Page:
CAReHR adapted for children in out-of-home care
The Clinical Audit Research electronic Health Record (CAReHR) developed by Melbourne firm Arcitecta for Melbourne's refugee health network has been adapted for use to securely share health information about children and adolescents in out-of-home care.
Victoria currently has more than 6400 children and young people living in out-of-home care such as foster care or kinship care. Under the Pathways to Good Health project, overseen by the Department of Health and Human Services, children entering out-of-home for the first time are given a medical assessment by a paediatrician and other members of a multi-disciplinary allied health team.
Doctors, mental health clinicians and speech pathologists can use CAReHR to create health assessments and treatment plans for children that can be accessed across a number of sites and as the child moves through different parts of the health and social care system.
Predominantly focused around north-west Melbourne, the project involves health services such as Dianella Community Health, Travancore, the Royal Children’s Hospital and Djerriwarrh Health Services, which operates the Bacchus Marsh & Melton Regional Hospital along with a number of community clinics and aged care services.
Clinicians can use CAReHR to generate health management plans and health summaries that can be sent to the child’s carer and general practitioner, and to identify health trends and health interventions needed for children sharing common conditions from de-identified clinical information.
Djerriwarrh Health Services acting CEO David Grace said the child's GP is kept in the loop but on many occasions children entering out-of-home care don't have a regular GP and there is little information on them.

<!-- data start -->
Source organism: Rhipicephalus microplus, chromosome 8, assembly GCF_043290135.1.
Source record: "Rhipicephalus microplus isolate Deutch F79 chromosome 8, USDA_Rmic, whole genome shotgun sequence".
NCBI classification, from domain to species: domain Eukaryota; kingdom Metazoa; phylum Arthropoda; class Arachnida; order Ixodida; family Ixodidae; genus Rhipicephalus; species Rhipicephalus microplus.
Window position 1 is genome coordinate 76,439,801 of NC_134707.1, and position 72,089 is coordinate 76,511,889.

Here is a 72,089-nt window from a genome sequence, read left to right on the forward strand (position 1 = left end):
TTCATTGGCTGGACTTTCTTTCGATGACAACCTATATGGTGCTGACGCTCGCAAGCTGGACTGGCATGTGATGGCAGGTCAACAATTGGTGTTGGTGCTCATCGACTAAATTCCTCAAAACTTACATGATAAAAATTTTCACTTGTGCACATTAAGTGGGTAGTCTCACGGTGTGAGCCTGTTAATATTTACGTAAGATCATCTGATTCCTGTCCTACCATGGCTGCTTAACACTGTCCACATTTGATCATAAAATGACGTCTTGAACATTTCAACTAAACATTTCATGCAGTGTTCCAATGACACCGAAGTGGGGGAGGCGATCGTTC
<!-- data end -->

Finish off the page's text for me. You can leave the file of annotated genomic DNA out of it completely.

“In the past we have been doing assessments without any additional information, and this is what this system helps with in particular,” Mr Grace said. “If there has been other healthcare assessments done in the past then this will allow us to have access to that information and it allows others that require access to that information in the future.”
In addition to medical assessments, it can store assessments from audiologists, speech therapists and mental health workers.
The system is based on Arcitecta's Mediaflux technology, a data management platform that is able to manage any type of structured or unstructured data through the capture and storage of metadata fragments, stored as encoded XML.
Mr Grace said one of the key benefits of using CAReHR is that it provides a consistent database of health information and management plans for children in out-of-home-care.
“These children have undergone a comprehensive multidisciplinary assessment using a consistent approach, with the resultant information entered into CAReHR,” he said.
“The areas of assessment include physical health, development, speech and language development, communication, and mental health and wellbeing. This information identifies areas that require further assessment or intervention, and/or treatment.
“Previously unrecognised areas of concern are often identified and able to be addressed at the time of assessment, expediting early referral to appropriate services.”
For the refugee health network, CAReHR is used to share and store information but also for research purposes on emerging infectious disease trends. Arcitecta chief technology officer Jason Lohrey said CAReHR can be easily configured by the clinicians and hospital administrators who use it and it can be adapted to any patient group or clinical service.
“This is a key point of innovation with CAReHR and one that arises from our collaboration with the clinicians involved in its design and those seeking a better way to manage patients with multiple health conditions,” Mr Lohrey said.
Posted in Australian eHealth